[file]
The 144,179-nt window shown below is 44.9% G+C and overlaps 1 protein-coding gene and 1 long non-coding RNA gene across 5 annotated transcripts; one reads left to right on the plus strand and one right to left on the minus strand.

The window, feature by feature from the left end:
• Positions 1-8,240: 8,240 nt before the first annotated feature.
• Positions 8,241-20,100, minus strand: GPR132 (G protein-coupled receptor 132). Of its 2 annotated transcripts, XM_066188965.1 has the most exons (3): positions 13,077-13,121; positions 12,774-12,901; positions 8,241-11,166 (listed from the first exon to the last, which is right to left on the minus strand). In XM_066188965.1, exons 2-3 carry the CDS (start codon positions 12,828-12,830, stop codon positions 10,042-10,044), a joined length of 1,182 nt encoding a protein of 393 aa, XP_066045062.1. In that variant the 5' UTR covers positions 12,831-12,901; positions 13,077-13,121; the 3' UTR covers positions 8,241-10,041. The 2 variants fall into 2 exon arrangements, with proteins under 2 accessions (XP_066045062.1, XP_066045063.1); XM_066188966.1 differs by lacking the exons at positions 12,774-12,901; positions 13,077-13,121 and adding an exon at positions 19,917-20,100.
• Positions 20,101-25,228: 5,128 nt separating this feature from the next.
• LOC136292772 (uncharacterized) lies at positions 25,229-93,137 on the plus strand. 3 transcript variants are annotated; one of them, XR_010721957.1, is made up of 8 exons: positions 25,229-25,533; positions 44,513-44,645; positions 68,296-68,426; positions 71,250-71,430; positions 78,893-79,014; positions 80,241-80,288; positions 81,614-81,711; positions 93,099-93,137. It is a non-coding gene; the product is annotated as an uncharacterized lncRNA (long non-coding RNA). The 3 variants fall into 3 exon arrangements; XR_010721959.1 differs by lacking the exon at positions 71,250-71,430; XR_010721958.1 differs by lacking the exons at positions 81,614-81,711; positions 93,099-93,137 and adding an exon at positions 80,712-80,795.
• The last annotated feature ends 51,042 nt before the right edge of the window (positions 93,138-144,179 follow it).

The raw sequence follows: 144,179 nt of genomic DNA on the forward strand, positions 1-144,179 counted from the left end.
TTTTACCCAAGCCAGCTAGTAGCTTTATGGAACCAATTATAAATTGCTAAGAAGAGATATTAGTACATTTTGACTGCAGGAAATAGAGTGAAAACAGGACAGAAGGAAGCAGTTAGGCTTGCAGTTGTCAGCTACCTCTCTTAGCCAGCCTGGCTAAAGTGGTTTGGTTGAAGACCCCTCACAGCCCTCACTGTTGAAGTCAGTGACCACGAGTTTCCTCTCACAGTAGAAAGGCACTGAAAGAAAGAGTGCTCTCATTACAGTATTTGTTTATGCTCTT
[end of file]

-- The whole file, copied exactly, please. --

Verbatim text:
The 144,179-nt window shown below is 44.9% G+C and overlaps 1 protein-coding gene and 1 long non-coding RNA gene across 5 annotated transcripts; one reads left to right on the plus strand and one right to left on the minus strand.

The window, feature by feature from the left end:
• Positions 1-8,240: 8,240 nt before the first annotated feature.
• Positions 8,241-20,100, minus strand: GPR132 (G protein-coupled receptor 132). Of its 2 annotated transcripts, XM_066188965.1 has the most exons (3): positions 13,077-13,121; positions 12,774-12,901; positions 8,241-11,166 (listed from the first exon to the last, which is right to left on the minus strand). In XM_066188965.1, exons 2-3 carry the CDS (start codon positions 12,828-12,830, stop codon positions 10,042-10,044), a joined length of 1,182 nt encoding a protein of 393 aa, XP_066045062.1. In that variant the 5' UTR covers positions 12,831-12,901; positions 13,077-13,121; the 3' UTR covers positions 8,241-10,041. The 2 variants fall into 2 exon arrangements, with proteins under 2 accessions (XP_066045062.1, XP_066045063.1); XM_066188966.1 differs by lacking the exons at positions 12,774-12,901; positions 13,077-13,121 and adding an exon at positions 19,917-20,100.
• Positions 20,101-25,228: 5,128 nt separating this feature from the next.
• LOC136292772 (uncharacterized) lies at positions 25,229-93,137 on the plus strand. 3 transcript variants are annotated; one of them, XR_010721957.1, is made up of 8 exons: positions 25,229-25,533; positions 44,513-44,645; positions 68,296-68,426; positions 71,250-71,430; positions 78,893-79,014; positions 80,241-80,288; positions 81,614-81,711; positions 93,099-93,137. It is a non-coding gene; the product is annotated as an uncharacterized lncRNA (long non-coding RNA). The 3 variants fall into 3 exon arrangements; XR_010721959.1 differs by lacking the exon at positions 71,250-71,430; XR_010721958.1 differs by lacking the exons at positions 81,614-81,711; positions 93,099-93,137 and adding an exon at positions 80,712-80,795.
• The last annotated feature ends 51,042 nt before the right edge of the window (positions 93,138-144,179 follow it).

The raw sequence follows: 144,179 nt of genomic DNA on the forward strand, positions 1-144,179 counted from the left end.
TTTTACCCAAGCCAGCTAGTAGCTTTATGGAACCAATTATAAATTGCTAAGAAGAGATATTAGTACATTTTGACTGCAGGAAATAGAGTGAAAACAGGACAGAAGGAAGCAGTTAGGCTTGCAGTTGTCAGCTACCTCTCTTAGCCAGCCTGGCTAAAGTGGTTTGGTTGAAGACCCCTCACAGCCCTCACTGTTGAAGTCAGTGACCACGAGTTTCCTCTCACAGTAGAAAGGCACTGAAAGAAAGAGTGCTCTCATTACAGTATTTGTTTATGCTCTT